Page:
Meanwhile in Tilling, clearly modelled on Benson’s home town of Rye, Miss Mapp consumed by ‘chronic rage and curiosity’ sits at her window, armed with her light-opera glasses keeping baleful watch on her neighbours. ‘Anger and the gravest suspicions about everybody had kept her young and on the boil’: and Benson transmutes her boiling into a series of small humiliations in his witty, malicious comedy.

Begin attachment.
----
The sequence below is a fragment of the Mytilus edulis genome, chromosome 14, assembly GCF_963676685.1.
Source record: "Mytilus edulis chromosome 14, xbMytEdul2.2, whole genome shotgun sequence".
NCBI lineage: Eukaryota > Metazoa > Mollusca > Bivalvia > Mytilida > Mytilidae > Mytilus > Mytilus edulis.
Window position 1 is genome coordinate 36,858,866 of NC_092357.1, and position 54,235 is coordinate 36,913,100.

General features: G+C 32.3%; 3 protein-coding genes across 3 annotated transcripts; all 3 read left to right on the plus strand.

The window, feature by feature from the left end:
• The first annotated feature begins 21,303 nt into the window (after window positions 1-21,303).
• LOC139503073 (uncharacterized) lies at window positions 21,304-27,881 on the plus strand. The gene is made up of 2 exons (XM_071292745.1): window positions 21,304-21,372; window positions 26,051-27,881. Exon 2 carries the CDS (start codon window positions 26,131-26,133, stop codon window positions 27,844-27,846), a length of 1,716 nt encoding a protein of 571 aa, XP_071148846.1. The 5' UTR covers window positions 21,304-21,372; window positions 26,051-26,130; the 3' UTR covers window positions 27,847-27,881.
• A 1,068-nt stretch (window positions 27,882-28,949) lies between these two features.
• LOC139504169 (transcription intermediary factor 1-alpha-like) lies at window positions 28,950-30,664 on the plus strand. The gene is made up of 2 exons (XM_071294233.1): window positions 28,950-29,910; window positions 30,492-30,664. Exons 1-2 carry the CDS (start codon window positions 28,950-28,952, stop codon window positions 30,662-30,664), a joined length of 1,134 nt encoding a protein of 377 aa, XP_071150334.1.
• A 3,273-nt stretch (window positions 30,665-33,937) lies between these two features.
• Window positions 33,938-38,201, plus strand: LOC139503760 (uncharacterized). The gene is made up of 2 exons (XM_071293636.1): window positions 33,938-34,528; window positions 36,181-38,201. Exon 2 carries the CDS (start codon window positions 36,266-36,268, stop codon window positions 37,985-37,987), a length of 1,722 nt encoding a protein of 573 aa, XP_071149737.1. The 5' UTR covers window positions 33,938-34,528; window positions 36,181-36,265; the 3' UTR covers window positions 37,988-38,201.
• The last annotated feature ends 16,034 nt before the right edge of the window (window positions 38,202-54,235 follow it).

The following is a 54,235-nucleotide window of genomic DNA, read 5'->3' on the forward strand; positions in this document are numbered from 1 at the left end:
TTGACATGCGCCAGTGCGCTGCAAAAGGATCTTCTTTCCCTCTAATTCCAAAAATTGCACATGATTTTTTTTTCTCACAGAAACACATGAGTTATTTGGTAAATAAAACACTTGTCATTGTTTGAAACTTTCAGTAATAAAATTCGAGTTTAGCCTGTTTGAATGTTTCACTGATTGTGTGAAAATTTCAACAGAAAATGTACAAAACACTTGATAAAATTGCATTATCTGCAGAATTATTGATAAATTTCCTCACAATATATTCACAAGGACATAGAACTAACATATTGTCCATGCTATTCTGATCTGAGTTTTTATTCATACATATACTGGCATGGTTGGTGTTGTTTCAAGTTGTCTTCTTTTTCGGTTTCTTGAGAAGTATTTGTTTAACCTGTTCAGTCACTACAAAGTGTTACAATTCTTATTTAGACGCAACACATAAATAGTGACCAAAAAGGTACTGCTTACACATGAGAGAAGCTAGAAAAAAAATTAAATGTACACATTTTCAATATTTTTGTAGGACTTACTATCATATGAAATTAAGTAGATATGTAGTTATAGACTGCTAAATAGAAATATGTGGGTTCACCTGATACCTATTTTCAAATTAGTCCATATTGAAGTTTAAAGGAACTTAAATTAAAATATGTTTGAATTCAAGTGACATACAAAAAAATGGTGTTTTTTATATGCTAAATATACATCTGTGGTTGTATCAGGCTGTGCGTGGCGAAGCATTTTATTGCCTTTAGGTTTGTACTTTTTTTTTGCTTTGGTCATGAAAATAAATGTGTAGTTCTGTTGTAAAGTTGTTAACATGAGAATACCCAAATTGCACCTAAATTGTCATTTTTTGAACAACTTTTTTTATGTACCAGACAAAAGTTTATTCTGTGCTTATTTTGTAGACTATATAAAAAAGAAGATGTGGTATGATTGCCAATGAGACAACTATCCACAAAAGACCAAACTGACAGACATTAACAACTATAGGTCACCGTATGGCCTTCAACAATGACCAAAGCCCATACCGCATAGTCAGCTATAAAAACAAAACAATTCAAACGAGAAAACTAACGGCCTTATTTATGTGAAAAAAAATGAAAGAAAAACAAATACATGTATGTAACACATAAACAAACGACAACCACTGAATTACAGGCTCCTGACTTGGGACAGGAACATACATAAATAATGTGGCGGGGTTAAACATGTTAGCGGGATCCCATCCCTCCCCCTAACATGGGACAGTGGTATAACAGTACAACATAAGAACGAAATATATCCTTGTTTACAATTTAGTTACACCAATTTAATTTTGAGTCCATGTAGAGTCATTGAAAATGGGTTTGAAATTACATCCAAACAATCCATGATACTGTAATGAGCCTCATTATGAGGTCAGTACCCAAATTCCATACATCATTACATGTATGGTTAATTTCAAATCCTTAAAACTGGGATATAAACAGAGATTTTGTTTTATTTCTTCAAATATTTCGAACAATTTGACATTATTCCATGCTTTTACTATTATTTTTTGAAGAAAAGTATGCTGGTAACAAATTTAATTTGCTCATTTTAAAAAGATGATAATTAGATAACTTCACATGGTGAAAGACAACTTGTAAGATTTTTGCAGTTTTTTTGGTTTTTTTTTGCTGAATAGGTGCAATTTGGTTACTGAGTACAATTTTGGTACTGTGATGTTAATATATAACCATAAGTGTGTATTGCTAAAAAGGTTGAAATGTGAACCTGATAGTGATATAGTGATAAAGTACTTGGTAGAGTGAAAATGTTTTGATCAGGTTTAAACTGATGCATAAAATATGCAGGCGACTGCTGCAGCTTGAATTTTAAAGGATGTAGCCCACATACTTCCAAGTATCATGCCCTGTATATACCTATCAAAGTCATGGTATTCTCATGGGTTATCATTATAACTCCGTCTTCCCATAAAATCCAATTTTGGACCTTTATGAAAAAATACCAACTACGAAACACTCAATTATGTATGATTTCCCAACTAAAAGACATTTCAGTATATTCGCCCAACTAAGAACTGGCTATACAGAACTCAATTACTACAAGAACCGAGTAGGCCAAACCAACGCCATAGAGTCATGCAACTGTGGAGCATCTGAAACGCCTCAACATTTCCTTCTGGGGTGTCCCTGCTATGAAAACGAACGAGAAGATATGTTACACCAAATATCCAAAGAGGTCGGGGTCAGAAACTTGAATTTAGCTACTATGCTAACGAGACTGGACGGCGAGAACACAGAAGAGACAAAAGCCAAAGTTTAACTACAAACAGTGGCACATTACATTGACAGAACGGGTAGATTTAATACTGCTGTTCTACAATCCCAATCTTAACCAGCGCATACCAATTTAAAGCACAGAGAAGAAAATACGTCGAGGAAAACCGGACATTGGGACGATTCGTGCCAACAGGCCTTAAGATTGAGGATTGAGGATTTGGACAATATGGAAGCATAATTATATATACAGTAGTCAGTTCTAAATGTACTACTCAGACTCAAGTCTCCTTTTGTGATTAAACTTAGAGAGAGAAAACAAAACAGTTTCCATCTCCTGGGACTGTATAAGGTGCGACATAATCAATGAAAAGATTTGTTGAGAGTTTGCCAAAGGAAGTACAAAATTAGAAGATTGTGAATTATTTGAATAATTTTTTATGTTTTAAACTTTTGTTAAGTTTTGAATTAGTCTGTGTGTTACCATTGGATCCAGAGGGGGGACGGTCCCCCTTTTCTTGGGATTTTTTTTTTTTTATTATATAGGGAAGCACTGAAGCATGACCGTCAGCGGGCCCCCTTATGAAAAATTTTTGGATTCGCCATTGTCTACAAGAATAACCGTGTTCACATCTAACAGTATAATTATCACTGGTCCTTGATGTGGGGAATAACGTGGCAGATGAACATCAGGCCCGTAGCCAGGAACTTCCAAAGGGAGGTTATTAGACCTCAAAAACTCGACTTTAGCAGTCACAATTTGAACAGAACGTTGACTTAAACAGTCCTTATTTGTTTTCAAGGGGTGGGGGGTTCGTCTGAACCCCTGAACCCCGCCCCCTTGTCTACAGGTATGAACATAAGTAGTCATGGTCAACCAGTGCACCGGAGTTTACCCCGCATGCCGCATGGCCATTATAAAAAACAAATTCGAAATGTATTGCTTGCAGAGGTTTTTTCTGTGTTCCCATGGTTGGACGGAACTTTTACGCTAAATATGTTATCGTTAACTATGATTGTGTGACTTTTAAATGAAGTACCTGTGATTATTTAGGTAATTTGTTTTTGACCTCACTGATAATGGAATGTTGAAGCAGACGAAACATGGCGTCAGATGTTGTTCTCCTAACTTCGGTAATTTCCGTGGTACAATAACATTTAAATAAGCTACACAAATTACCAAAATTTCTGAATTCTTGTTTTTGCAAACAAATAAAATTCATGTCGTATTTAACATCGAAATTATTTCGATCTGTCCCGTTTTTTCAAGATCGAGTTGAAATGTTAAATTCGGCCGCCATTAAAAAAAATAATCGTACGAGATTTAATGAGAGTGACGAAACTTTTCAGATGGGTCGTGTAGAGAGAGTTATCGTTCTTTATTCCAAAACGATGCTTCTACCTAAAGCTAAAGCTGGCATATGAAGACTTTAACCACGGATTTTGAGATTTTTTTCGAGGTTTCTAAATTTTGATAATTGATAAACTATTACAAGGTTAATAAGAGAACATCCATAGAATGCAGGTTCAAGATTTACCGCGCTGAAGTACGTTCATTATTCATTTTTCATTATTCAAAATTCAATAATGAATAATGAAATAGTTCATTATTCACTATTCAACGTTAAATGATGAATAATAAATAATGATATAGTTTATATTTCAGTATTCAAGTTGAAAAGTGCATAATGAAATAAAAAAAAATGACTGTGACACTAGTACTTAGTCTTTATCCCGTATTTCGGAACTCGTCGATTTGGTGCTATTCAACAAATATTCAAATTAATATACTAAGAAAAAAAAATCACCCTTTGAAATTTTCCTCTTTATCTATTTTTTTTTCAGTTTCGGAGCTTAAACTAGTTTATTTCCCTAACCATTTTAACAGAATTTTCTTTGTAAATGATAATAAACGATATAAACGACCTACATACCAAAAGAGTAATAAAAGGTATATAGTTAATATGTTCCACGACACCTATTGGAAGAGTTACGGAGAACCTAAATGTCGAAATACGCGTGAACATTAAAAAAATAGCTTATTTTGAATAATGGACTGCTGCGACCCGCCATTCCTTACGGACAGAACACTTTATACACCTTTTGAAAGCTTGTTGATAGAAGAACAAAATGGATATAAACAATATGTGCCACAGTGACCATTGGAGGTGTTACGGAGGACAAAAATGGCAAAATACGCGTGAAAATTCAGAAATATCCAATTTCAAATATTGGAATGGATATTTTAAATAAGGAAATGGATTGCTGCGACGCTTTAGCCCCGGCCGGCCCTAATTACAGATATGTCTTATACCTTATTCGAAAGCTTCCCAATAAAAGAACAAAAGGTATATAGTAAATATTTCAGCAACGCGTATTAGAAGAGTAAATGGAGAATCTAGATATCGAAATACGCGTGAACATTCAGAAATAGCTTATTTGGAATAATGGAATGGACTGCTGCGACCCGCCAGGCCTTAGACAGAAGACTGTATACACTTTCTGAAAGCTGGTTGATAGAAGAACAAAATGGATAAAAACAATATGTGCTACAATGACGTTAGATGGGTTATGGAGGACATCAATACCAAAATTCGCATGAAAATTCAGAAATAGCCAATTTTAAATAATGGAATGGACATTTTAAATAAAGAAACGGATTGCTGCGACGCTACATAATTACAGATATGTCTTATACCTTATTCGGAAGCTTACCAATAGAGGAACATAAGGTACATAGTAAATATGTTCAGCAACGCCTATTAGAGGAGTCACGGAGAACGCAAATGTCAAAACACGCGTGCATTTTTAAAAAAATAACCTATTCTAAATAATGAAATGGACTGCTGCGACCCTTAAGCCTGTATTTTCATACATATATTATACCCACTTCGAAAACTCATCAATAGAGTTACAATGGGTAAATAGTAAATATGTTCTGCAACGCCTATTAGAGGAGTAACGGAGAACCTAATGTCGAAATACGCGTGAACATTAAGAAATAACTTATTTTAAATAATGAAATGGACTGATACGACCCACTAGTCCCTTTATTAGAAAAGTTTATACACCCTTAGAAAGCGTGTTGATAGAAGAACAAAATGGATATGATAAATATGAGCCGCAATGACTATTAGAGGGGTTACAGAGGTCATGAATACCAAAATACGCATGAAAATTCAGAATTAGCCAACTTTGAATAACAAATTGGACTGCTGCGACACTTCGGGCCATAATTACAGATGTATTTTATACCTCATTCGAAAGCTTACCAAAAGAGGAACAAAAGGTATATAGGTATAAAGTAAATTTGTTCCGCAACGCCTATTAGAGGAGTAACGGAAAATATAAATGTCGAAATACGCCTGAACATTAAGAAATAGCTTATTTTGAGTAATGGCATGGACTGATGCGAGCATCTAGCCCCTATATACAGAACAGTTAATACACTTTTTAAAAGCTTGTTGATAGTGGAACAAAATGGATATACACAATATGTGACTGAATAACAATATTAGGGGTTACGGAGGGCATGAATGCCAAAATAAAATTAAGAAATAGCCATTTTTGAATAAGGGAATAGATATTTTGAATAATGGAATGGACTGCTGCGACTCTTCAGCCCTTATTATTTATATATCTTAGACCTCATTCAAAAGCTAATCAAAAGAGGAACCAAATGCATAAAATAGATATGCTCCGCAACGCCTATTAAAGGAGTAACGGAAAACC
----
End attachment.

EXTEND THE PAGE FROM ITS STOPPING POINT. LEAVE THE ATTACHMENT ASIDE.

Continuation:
In his insightful Introduction Keith Carabine shows that these books are excruciatingly funny because Benson, like Jane Austen, invites the reader to view the world through the self-deluded fabrications and day-dreams of Lucia and the self-deluded chronic anger and jaundiced suspicions of Elisabeth. Carabine also concentrates on the novels’ disturbing, bitchy, ‘camp’ humour whenever ‘that horrid thing which Freud calls sex’ is raised.
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